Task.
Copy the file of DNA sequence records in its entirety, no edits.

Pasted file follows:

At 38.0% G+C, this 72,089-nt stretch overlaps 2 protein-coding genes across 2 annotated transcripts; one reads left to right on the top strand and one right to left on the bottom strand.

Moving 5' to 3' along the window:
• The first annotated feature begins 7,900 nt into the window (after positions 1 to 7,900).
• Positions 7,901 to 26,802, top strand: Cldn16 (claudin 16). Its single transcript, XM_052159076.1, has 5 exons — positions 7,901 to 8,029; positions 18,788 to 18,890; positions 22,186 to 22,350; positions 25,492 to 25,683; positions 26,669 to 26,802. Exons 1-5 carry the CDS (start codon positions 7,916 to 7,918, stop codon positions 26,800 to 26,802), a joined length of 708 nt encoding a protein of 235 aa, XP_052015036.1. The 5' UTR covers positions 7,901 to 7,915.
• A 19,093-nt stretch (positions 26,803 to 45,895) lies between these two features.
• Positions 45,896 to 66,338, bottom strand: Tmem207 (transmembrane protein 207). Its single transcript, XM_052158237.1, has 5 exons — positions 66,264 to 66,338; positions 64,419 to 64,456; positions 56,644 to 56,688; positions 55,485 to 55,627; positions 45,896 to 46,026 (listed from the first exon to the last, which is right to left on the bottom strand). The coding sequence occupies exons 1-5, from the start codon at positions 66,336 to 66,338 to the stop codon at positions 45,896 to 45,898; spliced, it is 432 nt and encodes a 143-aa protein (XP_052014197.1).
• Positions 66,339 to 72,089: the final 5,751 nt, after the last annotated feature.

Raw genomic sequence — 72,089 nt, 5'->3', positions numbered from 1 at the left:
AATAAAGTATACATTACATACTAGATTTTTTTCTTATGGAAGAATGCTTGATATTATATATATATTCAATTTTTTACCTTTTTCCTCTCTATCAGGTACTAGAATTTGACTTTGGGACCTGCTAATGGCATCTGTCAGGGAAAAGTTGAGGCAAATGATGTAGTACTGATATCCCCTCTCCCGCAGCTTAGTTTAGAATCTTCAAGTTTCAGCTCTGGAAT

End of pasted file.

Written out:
At 38.0% G+C, this 72,089-nt stretch overlaps 2 protein-coding genes across 2 annotated transcripts; one reads left to right on the top strand and one right to left on the bottom strand.

Moving 5' to 3' along the window:
• The first annotated feature begins 7,900 nt into the window (after positions 1 to 7,900).
• Positions 7,901 to 26,802, top strand: Cldn16 (claudin 16). Its single transcript, XM_052159076.1, has 5 exons — positions 7,901 to 8,029; positions 18,788 to 18,890; positions 22,186 to 22,350; positions 25,492 to 25,683; positions 26,669 to 26,802. Exons 1-5 carry the CDS (start codon positions 7,916 to 7,918, stop codon positions 26,800 to 26,802), a joined length of 708 nt encoding a protein of 235 aa, XP_052015036.1. The 5' UTR covers positions 7,901 to 7,915.
• A 19,093-nt stretch (positions 26,803 to 45,895) lies between these two features.
• Positions 45,896 to 66,338, bottom strand: Tmem207 (transmembrane protein 207). Its single transcript, XM_052158237.1, has 5 exons — positions 66,264 to 66,338; positions 64,419 to 64,456; positions 56,644 to 56,688; positions 55,485 to 55,627; positions 45,896 to 46,026 (listed from the first exon to the last, which is right to left on the bottom strand). The coding sequence occupies exons 1-5, from the start codon at positions 66,336 to 66,338 to the stop codon at positions 45,896 to 45,898; spliced, it is 432 nt and encodes a 143-aa protein (XP_052014197.1).
• Positions 66,339 to 72,089: the final 5,751 nt, after the last annotated feature.

Raw genomic sequence — 72,089 nt, 5'->3', positions numbered from 1 at the left:
AATAAAGTATACATTACATACTAGATTTTTTTCTTATGGAAGAATGCTTGATATTATATATATATTCAATTTTTTACCTTTTTCCTCTCTATCAGGTACTAGAATTTGACTTTGGGACCTGCTAATGGCATCTGTCAGGGAAAAGTTGAGGCAAATGATGTAGTACTGATATCCCCTCTCCCGCAGCTTAGTTTAGAATCTTCAAGTTTCAGCTCTGGAAT